Xmas Fair

As there will not be any arts and craft fairs this year, Wendy has set up a virtual event.
check her Facebook page for other Xmas treats Gibberz Creations.

Reindeer glitter is edible



If you drive along the road from Overton to Heysham, Lancashire you will come to the Village of Sunderland Point, a small village which consists of a row of Georgian houses looking out over an estuary; a sanctuary for many seabirds. The road leading into the village is flooded twice a day at high tide so beware. Sunderland Point was also a prominent port for ships trading in sugar and tobacco particularly those ships that were too big to traverse the narrow waterway leading to the larger Port of Lancaster

If you take a short walk out of the village along a lane overgrown with blackberry bushes and trees, you reach a green field where you will find the grave of a young black slave who was named “Sambo”. It is said that he came to Sunderland Point from the West Indies in 1736 on board his Master’s ship where he served as a cabin boy. “Sambo” was left there when his Master sailed off on a smaller boat to Lancaster on business.

While his Master was away, “Sambo” died. One theory is that he was so stricken by his Master’s abandonment of him that he died of a broken heart. Another is that he wasted away and died from an illness against which he had no immunity. It is said that he died in Upsteps Cottage, No1 The Lane.  It is not known whether or not his Master eventually came back for him. I suppose that the whole truth is now lost in the mists of time

“Sambo” or “Samboo” [As stated on his grave stone] was buried in open windswept land looking out towards the Irish Sea. Soon word spread about this little grave in unconsecrated ground and people started to visit the village looking for it.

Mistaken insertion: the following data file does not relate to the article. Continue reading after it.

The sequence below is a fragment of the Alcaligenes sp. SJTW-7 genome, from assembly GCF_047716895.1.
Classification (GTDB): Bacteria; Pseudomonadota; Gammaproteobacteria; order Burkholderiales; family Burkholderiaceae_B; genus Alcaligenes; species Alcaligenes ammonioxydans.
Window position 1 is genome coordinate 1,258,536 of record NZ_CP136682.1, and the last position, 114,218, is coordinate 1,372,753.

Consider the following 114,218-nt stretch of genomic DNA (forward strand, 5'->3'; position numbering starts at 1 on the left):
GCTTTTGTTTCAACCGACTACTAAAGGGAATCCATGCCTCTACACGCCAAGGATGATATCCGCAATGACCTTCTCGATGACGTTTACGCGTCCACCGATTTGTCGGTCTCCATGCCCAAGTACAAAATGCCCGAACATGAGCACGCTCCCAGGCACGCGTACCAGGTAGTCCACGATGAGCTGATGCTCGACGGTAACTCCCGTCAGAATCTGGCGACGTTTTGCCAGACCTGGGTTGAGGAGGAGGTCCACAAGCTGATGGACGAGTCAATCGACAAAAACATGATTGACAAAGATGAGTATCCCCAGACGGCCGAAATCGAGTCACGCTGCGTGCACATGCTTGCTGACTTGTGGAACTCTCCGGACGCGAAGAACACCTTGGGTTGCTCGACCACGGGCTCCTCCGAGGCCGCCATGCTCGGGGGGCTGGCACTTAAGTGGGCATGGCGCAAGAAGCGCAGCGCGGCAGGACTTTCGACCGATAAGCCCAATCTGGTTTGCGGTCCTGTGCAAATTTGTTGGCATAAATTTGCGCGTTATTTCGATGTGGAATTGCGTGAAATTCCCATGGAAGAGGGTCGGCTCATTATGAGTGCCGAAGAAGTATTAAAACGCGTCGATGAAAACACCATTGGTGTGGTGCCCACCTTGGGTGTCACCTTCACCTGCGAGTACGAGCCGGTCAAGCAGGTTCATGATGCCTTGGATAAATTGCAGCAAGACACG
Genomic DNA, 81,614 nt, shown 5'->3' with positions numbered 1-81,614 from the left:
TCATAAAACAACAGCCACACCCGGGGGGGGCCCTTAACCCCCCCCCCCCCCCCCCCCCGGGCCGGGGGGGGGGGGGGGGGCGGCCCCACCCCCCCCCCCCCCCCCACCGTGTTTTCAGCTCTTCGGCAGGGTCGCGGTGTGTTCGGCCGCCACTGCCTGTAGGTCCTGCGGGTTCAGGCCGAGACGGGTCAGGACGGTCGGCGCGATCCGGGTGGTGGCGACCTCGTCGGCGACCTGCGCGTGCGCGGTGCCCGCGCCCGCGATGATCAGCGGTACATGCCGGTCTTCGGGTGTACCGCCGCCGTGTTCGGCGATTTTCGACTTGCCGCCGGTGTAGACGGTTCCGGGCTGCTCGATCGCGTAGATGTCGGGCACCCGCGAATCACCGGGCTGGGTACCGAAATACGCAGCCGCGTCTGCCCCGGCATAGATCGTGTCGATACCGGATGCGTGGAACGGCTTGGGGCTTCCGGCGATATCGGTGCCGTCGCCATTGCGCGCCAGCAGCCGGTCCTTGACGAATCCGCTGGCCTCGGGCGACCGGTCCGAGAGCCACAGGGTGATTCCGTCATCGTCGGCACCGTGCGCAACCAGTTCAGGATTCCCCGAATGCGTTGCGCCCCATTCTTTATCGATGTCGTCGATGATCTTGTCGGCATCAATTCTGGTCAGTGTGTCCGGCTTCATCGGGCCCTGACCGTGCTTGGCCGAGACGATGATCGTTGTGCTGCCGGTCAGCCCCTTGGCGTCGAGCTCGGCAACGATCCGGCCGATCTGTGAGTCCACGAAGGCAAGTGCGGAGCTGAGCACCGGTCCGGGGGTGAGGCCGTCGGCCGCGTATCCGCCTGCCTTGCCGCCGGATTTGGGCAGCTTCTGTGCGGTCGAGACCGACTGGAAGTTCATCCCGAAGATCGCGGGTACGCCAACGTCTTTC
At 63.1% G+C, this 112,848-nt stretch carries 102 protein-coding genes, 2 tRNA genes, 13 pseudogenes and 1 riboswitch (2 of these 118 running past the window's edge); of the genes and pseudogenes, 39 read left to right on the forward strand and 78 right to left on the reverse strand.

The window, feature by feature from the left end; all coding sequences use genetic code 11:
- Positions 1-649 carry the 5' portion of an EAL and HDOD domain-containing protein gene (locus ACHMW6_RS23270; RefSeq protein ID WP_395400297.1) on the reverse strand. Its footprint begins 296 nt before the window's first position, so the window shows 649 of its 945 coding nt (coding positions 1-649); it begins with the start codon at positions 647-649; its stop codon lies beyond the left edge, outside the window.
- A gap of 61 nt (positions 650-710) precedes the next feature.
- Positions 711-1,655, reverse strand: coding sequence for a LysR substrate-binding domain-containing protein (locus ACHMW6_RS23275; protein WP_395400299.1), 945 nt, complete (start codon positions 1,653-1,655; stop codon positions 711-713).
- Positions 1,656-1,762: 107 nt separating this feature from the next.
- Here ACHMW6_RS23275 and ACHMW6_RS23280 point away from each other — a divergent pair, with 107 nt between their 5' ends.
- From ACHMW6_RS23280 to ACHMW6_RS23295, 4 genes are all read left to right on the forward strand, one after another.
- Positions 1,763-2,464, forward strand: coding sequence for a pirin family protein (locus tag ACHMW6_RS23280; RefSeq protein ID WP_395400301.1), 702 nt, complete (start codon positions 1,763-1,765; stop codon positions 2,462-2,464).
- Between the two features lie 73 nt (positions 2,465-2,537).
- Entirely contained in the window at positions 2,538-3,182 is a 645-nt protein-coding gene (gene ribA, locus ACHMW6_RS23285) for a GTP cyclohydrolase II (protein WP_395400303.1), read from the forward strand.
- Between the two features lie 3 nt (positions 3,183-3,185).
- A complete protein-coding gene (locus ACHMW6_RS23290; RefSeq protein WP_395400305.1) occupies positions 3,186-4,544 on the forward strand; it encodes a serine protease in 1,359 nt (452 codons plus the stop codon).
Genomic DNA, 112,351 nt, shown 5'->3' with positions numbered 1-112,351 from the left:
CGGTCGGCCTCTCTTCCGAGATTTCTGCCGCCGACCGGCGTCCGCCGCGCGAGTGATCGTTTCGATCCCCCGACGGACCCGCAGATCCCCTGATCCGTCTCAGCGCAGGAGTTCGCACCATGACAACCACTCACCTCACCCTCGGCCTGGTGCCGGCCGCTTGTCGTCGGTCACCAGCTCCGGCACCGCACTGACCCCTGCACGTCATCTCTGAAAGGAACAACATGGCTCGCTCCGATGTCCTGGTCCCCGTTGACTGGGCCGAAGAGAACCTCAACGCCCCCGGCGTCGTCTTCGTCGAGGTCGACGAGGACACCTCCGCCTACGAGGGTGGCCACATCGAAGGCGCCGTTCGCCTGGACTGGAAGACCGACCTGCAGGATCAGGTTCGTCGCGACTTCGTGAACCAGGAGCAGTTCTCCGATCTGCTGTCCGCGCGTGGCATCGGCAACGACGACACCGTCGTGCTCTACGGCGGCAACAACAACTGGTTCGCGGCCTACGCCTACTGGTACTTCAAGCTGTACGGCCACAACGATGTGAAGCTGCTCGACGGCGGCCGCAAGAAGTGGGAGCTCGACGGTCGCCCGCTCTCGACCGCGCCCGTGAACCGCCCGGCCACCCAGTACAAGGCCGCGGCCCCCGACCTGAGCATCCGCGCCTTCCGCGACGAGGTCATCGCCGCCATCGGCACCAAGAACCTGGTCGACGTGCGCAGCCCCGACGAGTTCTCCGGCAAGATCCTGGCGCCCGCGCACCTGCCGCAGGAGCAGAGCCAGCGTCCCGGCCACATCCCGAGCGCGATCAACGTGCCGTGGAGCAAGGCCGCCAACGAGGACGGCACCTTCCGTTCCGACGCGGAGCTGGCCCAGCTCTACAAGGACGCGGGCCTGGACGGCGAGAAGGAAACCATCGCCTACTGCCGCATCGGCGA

One such visitor was the Reverend James Watson, a retired headmaster from Lancaster who visited the site in 1795. He was so taken by the stories about “Sambo” that he proceeded to collect money for a plaque upon which he had a poem that he had written engraved.

James’ brother, William Watson, was actually a prominent Lancaster slave trader making the epitaph written by James on Sambo’s headstone all the more compelling :

Full sixty years the angry winter’s wave,
Has thundering dashed this bleak and barren shore,
Since Sambo’s head laid in this lonely grave,
Lies still and ne’er will hear their turmoil more.

Full many a Sand-bird chirps upon the Sod
And many a moonlight Elfin round him trips

Full many a Summer’s Sunbeam warms the Clod
And many a teeming cloud upon him drips.

But still he sleeps — till the awakening Sounds
Of the Archangel’s Trump new life impart

Then the GREAT JUDGE his approbation founds
Not on man’s COLOR but his worth of heart

The Reverend James Watson’s verse on the grave was written in 1796, and can still be seen. The content is a forerunner of Martin Luther King’s famous oration in 1963:

“I have a dream that my four little children will one day live in a nation where they will not be judged by the colour of their skin but by the content of their character.”


To Tricia

There’s the tree now.

She sees a beautiful silver sheen on the blackness of the Tay
A tree stands up in silhouette as if pointing the way
For Tricia running along with zest
Her heart a pounding in her chest

In the distance the dolphins leap
Gliding and diving into the deep
Watched over by the gulls who call out
Their musical murmurs clearer than shouts

Does their freedom mock our solitude
Or are we the mockers with no excuse
Who thought the world was ours to use
But our beautiful land we did abuse

The spring is here and black birds nest
The cherry blossoms flower
They speak of the fleeting nature of life
Love, sorrow and power

So thanks to Mother Nature for this cheer
And welcoming us as guests
Now we must use our power
To give back what was lent
Shirley Costello Gibson 04.04.2020 copyright


Wendy’s Fairy shoe

Gibberz Creations


Bloody Sunday

30th January 1972, Lagan Valley Hospital
Lisburn, Northern Ireland

You were a wrinkled bundle o’ joy when you first came along
A soldier’s bairn, your eyes squinting up at the world,
You didn’t understand the remarks being made or feel the hurt being wrung,
From the hearts of the women standing there. Anger laced every word
How could we have known that your birth would be a forerunner to such hurt.

It was bloody Sunday and, as I held you near, I knew that life would change,
But the wariness I felt as I carried you along stays with me to this day.